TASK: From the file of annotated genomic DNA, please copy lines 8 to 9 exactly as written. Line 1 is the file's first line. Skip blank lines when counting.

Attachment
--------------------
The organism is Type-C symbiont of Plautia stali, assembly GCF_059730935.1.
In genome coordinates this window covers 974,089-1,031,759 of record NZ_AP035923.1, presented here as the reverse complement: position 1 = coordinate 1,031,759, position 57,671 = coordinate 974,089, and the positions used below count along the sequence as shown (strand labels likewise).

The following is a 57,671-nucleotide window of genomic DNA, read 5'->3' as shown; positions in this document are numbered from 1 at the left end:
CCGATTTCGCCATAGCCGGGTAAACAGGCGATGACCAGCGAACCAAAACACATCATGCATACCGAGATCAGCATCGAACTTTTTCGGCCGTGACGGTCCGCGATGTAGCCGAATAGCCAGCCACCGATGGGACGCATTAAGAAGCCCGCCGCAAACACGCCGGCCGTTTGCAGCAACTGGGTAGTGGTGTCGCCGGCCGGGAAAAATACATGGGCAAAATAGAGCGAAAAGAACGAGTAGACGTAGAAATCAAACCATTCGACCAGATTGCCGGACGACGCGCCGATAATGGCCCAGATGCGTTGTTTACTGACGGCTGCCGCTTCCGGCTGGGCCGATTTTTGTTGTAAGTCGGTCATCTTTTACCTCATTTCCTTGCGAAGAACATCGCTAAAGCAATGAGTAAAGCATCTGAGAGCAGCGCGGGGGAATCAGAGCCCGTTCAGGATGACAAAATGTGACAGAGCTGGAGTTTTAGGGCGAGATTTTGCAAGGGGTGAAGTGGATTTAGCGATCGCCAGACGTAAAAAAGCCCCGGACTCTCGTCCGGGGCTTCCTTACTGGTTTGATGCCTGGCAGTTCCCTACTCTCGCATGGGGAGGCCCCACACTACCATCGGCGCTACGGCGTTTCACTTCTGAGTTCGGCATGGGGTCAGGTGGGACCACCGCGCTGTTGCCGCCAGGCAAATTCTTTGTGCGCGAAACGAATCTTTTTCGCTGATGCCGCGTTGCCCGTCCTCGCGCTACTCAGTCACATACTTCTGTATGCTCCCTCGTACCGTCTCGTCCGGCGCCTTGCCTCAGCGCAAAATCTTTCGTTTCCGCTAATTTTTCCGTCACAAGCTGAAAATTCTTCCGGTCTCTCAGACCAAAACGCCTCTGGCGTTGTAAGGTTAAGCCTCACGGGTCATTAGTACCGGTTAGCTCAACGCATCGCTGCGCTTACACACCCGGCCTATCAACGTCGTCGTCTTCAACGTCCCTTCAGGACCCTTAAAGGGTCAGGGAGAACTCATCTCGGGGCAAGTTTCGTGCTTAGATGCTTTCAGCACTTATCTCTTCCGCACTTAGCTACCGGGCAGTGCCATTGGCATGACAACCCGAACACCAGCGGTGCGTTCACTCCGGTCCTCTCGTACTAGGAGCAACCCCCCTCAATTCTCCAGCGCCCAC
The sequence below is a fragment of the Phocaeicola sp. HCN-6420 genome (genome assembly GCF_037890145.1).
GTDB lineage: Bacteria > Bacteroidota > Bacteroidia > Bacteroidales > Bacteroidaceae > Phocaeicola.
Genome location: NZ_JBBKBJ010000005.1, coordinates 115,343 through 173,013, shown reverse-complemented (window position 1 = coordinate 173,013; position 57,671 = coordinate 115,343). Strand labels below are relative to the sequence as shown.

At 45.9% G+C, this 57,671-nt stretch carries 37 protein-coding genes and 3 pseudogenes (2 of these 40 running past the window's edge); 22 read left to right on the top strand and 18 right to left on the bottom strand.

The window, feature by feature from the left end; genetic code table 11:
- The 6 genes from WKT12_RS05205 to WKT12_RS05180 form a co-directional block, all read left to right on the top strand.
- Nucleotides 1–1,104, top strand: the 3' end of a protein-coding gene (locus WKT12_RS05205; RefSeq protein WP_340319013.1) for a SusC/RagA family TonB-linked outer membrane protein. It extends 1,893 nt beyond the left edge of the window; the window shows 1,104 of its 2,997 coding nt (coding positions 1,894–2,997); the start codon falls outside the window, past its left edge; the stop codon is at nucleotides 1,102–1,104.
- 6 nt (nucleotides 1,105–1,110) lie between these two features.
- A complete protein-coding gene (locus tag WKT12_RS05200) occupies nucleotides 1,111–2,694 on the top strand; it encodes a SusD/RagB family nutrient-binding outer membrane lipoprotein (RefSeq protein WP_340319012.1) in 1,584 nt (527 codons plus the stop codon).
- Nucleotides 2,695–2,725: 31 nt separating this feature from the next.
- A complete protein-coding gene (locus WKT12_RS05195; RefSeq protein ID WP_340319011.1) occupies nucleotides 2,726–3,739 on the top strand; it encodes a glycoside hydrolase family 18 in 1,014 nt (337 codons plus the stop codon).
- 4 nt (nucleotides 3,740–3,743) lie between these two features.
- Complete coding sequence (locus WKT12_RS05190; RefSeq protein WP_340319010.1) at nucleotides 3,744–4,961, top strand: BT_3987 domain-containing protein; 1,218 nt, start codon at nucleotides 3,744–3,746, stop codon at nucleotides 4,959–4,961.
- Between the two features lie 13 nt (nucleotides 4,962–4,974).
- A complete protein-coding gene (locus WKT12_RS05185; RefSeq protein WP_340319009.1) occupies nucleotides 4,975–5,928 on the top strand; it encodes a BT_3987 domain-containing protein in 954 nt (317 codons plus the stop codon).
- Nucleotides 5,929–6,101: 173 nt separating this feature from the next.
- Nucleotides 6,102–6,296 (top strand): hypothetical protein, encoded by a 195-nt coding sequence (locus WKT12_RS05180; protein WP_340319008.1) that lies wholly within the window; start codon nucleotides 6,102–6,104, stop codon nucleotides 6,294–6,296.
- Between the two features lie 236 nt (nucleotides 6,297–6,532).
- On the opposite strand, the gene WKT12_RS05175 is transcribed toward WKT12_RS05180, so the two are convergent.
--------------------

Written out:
At 45.9% G+C, this 57,671-nt stretch carries 37 protein-coding genes and 3 pseudogenes (2 of these 40 running past the window's edge); 22 read left to right on the top strand and 18 right to left on the bottom strand.

The window, feature by feature from the left end; genetic code table 11: